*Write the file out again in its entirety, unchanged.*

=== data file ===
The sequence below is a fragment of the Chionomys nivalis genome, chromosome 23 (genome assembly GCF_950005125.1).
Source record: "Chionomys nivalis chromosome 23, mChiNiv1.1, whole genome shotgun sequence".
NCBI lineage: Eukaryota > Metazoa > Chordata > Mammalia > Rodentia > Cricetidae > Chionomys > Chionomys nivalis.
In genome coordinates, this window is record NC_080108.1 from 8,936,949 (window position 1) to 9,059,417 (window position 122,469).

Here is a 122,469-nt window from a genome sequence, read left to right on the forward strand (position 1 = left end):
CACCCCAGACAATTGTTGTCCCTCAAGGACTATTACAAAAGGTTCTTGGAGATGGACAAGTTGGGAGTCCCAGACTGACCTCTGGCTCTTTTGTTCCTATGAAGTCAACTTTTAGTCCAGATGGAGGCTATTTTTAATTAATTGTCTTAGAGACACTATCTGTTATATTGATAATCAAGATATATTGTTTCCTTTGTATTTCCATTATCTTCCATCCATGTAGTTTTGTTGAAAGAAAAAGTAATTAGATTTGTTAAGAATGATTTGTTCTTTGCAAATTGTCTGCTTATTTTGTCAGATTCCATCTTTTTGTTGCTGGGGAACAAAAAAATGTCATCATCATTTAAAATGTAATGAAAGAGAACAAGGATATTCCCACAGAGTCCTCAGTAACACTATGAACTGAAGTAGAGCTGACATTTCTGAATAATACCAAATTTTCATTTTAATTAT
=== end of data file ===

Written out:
The sequence below is a fragment of the Chionomys nivalis genome, chromosome 23 (genome assembly GCF_950005125.1).
Source record: "Chionomys nivalis chromosome 23, mChiNiv1.1, whole genome shotgun sequence".
NCBI lineage: Eukaryota > Metazoa > Chordata > Mammalia > Rodentia > Cricetidae > Chionomys > Chionomys nivalis.
In genome coordinates, this window is record NC_080108.1 from 8,936,949 (window position 1) to 9,059,417 (window position 122,469).

Here is a 122,469-nt window from a genome sequence, read left to right on the forward strand (position 1 = left end):
CACCCCAGACAATTGTTGTCCCTCAAGGACTATTACAAAAGGTTCTTGGAGATGGACAAGTTGGGAGTCCCAGACTGACCTCTGGCTCTTTTGTTCCTATGAAGTCAACTTTTAGTCCAGATGGAGGCTATTTTTAATTAATTGTCTTAGAGACACTATCTGTTATATTGATAATCAAGATATATTGTTTCCTTTGTATTTCCATTATCTTCCATCCATGTAGTTTTGTTGAAAGAAAAAGTAATTAGATTTGTTAAGAATGATTTGTTCTTTGCAAATTGTCTGCTTATTTTGTCAGATTCCATCTTTTTGTTGCTGGGGAACAAAAAAATGTCATCATCATTTAAAATGTAATGAAAGAGAACAAGGATATTCCCACAGAGTCCTCAGTAACACTATGAACTGAAGTAGAGCTGACATTTCTGAATAATACCAAATTTTCATTTTAATTAT